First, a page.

• 6 cups of roasted pumpkin flesh (please don’t use canned- it takes only 30 minutes to roast fresh pumpkin and tastes so much better)
  • 5 cups of chicken broth (or vegetable broth)
  • 1/2 cup brown sugar
  • 2 cups of  2% milk
  • 1/4-1/2 cup 2%  greek yogurt (however much you like)

1 Melt butter in a 4-quart saucepan over medium-high heat. Add onions and garlic and cook, stirring often, until softened, about 4 minutes. Add spices and stir for a minute more.

2 Add pumpkin and 5 cups of chicken broth; blend well. Bring to a boil and reduce heat, simmer for 10 to 15 minutes.

3 Transfer soup, in batches, to a blender or food processor. Cover tightly and blend until smooth. Return soup to saucepan.

4 With the soup on low heat, add brown sugar and mix. Slowly add milk while stirring to incorporate. Add cream. Adjust seasonings to taste. If a little too spicy, add more cream to cool it down. You might want to add a teaspoon of salt.

Pumpkin is jam-packed with Beta Carotenoids, Fiber, Potassium and Zinc. It is a powerful antioxidant, lowers risks of hypertension, boosts the immune system, and improves bone density. Knowing this helps to not feel guilty when you want a third serving of soup. : )

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Ambrosia and Nectar was the first restaurant we visited in Santorini, and it was a satisfying initiation into the local food.

Above is a picture of Vinsanto wine served to us at the end of the meal. (Vinsanto is a locally made sweet liquor wine, with grapes sun dried and aged for 3-5 years). Actually only I ordered it because my dining partner doesn’t drink wine, but they seemed to take pity on him and brought him a glass as well! It was my first taste of Vinsanto on the trip. Each sip brought another layer of deep flavor-almost dark flavors of chocolate, honey and butter…

The atmosphere of the restaurant is cozy with eclectic pieces of photography and paintings embellishing the walls. Greenery and flowers are planted randomly around the seating area, lending to its casual yet endearing character.

For appetizers we ordered fava and a santorini salad.


The fava was garnished with pita bread, caramelized onions, and balsamic syrup. It was incredible! Fava is usually served with raw onion, but I prefer it with the sweet onion. The sweet-tart balsamic reduction adds another bright layer of flavor to the fava. The punchy bitter bite of the capers balanced out the sweetness. I could have continued eating this for my main dish as well and been very pleased! (You can find a recipe for my version of this dish below).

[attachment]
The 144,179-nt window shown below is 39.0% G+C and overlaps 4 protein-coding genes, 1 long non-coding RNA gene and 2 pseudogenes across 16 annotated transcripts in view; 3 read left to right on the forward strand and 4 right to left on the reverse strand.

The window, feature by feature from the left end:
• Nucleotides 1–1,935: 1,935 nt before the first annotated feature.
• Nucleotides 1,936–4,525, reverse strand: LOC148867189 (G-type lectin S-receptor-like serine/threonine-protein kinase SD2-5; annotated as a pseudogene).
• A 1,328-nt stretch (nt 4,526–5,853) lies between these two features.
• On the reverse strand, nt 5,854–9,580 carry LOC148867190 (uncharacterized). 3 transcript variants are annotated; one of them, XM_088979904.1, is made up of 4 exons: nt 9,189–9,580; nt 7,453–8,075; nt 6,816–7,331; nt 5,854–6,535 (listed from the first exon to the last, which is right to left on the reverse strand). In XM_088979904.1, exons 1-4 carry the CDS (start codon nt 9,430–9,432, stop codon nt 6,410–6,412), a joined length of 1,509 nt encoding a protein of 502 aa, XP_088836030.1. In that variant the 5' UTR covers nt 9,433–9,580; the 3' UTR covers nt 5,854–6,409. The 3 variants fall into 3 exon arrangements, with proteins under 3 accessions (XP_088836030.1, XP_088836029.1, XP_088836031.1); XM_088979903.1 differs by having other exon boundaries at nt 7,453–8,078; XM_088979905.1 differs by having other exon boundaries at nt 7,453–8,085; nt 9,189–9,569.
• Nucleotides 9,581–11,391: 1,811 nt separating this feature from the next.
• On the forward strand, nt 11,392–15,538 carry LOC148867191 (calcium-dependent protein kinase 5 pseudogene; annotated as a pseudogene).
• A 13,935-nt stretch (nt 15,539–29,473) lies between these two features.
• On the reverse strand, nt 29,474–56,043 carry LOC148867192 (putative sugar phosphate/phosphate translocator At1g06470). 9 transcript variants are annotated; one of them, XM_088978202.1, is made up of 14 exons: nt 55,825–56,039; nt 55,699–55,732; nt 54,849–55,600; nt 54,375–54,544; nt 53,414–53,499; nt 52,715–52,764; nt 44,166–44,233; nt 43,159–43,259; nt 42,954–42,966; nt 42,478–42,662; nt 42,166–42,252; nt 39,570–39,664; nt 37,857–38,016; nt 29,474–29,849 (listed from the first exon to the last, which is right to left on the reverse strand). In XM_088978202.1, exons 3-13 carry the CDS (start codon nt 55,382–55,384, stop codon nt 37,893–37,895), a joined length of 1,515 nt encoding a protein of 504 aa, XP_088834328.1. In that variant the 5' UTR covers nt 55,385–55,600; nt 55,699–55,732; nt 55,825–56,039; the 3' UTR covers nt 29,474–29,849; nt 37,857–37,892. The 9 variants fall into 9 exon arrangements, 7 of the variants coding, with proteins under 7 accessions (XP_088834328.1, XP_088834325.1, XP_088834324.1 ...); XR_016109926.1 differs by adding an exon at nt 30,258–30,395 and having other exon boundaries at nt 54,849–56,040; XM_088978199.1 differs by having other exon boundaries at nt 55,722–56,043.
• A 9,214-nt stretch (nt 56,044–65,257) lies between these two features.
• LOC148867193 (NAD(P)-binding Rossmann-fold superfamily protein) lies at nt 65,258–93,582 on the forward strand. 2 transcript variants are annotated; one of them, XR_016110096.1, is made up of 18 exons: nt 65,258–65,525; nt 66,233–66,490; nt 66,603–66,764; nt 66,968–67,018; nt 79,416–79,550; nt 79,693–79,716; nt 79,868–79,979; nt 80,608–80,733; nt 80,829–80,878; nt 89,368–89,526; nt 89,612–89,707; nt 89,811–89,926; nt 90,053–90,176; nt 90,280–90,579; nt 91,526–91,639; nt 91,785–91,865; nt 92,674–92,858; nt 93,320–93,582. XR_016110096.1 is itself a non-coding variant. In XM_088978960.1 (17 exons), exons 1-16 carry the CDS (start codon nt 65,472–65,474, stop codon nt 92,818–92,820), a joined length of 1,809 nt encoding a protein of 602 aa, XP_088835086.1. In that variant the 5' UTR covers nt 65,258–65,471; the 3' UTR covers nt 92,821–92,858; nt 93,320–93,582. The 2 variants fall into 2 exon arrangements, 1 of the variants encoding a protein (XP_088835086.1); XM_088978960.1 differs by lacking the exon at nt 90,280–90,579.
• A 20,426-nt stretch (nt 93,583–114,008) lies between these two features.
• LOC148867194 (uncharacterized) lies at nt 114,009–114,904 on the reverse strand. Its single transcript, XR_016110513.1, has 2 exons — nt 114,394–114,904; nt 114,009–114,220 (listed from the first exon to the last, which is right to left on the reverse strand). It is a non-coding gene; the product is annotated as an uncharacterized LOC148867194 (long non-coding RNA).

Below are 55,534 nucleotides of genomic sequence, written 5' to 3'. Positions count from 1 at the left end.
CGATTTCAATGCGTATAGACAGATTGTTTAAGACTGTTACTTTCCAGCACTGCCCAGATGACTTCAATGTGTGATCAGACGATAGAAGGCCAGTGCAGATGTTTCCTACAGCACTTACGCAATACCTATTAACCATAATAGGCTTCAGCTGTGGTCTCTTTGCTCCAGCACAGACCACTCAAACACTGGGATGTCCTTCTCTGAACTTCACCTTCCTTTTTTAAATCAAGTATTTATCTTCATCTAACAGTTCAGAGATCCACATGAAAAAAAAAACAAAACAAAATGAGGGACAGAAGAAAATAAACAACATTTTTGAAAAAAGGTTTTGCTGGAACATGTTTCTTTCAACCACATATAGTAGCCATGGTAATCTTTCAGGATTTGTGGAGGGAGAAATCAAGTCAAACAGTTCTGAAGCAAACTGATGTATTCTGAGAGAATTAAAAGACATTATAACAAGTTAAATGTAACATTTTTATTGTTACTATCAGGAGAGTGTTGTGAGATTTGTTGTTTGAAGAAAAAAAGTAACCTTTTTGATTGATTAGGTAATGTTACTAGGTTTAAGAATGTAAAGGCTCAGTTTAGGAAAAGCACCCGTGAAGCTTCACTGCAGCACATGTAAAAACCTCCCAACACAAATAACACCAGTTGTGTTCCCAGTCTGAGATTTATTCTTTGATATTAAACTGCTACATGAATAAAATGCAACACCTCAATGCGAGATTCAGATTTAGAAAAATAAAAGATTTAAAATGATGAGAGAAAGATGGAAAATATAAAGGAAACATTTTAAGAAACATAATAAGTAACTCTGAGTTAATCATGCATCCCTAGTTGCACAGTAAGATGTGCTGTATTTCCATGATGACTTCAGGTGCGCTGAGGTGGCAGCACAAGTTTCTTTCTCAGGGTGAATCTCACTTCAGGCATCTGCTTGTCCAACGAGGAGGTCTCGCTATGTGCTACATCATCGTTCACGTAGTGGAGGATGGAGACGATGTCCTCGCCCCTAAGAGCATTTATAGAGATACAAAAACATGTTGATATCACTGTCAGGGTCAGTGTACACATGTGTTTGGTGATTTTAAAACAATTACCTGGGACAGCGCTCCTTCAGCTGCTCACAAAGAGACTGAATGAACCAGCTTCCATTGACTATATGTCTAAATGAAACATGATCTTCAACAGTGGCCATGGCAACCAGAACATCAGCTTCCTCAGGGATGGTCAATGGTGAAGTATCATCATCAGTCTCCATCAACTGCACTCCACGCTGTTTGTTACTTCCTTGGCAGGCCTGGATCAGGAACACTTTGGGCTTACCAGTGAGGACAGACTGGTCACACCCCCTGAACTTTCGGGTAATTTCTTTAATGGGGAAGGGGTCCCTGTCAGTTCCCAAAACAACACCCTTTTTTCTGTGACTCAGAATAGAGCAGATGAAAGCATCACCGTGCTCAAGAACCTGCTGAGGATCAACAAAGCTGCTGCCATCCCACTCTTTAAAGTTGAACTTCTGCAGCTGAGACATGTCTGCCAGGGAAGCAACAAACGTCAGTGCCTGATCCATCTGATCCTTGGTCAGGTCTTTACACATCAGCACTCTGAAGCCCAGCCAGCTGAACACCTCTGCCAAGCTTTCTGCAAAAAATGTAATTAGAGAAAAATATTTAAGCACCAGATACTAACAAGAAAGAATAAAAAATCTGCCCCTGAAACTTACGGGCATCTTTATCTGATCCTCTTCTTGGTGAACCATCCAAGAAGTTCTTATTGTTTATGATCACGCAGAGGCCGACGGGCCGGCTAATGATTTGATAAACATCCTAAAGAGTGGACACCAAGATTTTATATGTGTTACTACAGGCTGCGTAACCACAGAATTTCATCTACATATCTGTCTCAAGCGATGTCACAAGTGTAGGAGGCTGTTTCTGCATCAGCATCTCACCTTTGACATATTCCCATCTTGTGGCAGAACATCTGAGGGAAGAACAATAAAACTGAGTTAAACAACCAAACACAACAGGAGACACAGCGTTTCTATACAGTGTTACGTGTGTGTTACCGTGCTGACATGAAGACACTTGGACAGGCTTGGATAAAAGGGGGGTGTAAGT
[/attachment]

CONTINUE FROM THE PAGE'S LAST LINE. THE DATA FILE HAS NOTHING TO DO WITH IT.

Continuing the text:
The Santorini Salad was fine. It was a treat to taste the local cholro goat cheese, which is much milder, creamier, and less salty than the sharper goat cheese I’m used to in the island of Karpathos. The cucumbers and cherry tomatoes were refreshing and perfectly seasoned. The dressing was a simple light vinaigrette.


Niko had the steak fillet (pictured above) and was disappointed. The meat was not very tender and not exceptionally flavorful. The potato puree though was very tasty- dense, but not too rich, with herby undertones. The roasted veggies were simply grilled with olive oil and very flavorful.


I chose pumpkin ravioli for my main, with a light scallion cream sauce. I made sure to ask for it with very little sauce, since Greeks usually drench everything. I hate that! I was very pleased with this dish. The ravioli had just the right firmness and the scallion flavor was a delightful match to the sweet pumpkin filling. The chef also doesn’t over-do it with the heavy cream. The seasonings for the pumpkin filling (cinnamon and nutmeg) were pleasantly subtle.

Niko and I shared a dessert of thin chocolate circles layered with white chocolate mousse and strawberries. Even though it was heavy with cream and chocolates, it tasted light and airy. The strawberries were ripely red and sweet. (I didn’t add my picture because its incredibly out of focus! Niko wouldnt stop digging his fork into it long enough for me to take a still photo!)

Here is a fava recipe I made based on the one I tasted at Ambrosia & Nectar:


serves 2


FAVA: rinse 1 lb. of fava beans in a strainer with cool water to clean. Pour them into a saucepan with 5 cups of water and bring to a boil. Strain out the froth that floats to the top. Reduce to a simmer on low-medium heat. Sprinkle sea or regular salt. Continue to stir occasionally so the fava doesn’t stick to the bottom. Cook until it absorbs the water and becomes creamy. This may take up to 45 minutes.

ONIONS: sautee onions in a few tbs. hot oil or butter and keep stirring on medium low heat for about 25 minutes or until they are caramalized and taste sweet.

BALSAMIC SYRUP: in a medium saucepan boil 1/2 balsamic vinegar until it is thick and sweet- just keep tasting until its to desired thickness and sweetness-then take off heat. the smell and smoke will be really strong at first, but dont be put off, it will pass.

PITA: toast a round pita and cut into fours.


-pour the mound of fava puree in a circle on a big round plate.

-place the pita slices standing up symmetrically on the fava

-add small mounds of caramalized onions on the outside of the fava decoratively

-drizzle everything with balsamic syrup

-top with a few caper leaves or capers

(if im not describing this clearly, see picture above!)